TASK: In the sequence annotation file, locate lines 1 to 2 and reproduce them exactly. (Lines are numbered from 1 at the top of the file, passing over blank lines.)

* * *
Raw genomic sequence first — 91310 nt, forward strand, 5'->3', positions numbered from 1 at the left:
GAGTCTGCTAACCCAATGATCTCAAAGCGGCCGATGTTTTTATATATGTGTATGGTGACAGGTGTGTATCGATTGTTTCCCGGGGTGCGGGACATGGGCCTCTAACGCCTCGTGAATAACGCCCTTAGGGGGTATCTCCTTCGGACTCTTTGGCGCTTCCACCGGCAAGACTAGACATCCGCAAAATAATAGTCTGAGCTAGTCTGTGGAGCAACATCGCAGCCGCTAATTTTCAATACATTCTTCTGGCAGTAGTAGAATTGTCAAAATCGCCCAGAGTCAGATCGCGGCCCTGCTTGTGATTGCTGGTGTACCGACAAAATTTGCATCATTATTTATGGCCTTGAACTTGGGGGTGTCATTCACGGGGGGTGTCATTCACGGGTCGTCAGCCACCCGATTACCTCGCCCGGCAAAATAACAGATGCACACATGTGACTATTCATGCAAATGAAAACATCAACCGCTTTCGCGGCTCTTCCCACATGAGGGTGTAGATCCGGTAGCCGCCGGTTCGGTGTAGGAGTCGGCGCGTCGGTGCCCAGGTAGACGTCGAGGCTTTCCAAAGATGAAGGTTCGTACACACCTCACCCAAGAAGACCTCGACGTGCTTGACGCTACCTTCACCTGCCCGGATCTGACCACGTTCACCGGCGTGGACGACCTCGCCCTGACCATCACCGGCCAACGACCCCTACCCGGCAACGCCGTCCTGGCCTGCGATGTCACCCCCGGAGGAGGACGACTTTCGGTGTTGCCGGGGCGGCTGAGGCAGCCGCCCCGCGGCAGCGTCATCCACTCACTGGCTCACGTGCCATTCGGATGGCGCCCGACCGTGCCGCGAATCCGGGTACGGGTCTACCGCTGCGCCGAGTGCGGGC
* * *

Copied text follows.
Raw genomic sequence first — 91310 nt, forward strand, 5'->3', positions numbered from 1 at the left:
GAGTCTGCTAACCCAATGATCTCAAAGCGGCCGATGTTTTTATATATGTGTATGGTGACAGGTGTGTATCGATTGTTTCCCGGGGTGCGGGACATGGGCCTCTAACGCCTCGTGAATAACGCCCTTAGGGGGTATCTCCTTCGGACTCTTTGGCGCTTCCACCGGCAAGACTAGACATCCGCAAAATAATAGTCTGAGCTAGTCTGTGGAGCAACATCGCAGCCGCTAATTTTCAATACATTCTTCTGGCAGTAGTAGAATTGTCAAAATCGCCCAGAGTCAGATCGCGGCCCTGCTTGTGATTGCTGGTGTACCGACAAAATTTGCATCATTATTTATGGCCTTGAACTTGGGGGTGTCATTCACGGGGGGTGTCATTCACGGGTCGTCAGCCACCCGATTACCTCGCCCGGCAAAATAACAGATGCACACATGTGACTATTCATGCAAATGAAAACATCAACCGCTTTCGCGGCTCTTCCCACATGAGGGTGTAGATCCGGTAGCCGCCGGTTCGGTGTAGGAGTCGGCGCGTCGGTGCCCAGGTAGACGTCGAGGCTTTCCAAAGATGAAGGTTCGTACACACCTCACCCAAGAAGACCTCGACGTGCTTGACGCTACCTTCACCTGCCCGGATCTGACCACGTTCACCGGCGTGGACGACCTCGCCCTGACCATCACCGGCCAACGACCCCTACCCGGCAACGCCGTCCTGGCCTGCGATGTCACCCCCGGAGGAGGACGACTTTCGGTGTTGCCGGGGCGGCTGAGGCAGCCGCCCCGCGGCAGCGTCATCCACTCACTGGCTCACGTGCCATTCGGATGGCGCCCGACCGTGCCGCGAATCCGGGTACGGGTCTACCGCTGCGCCGAGTGCGGGC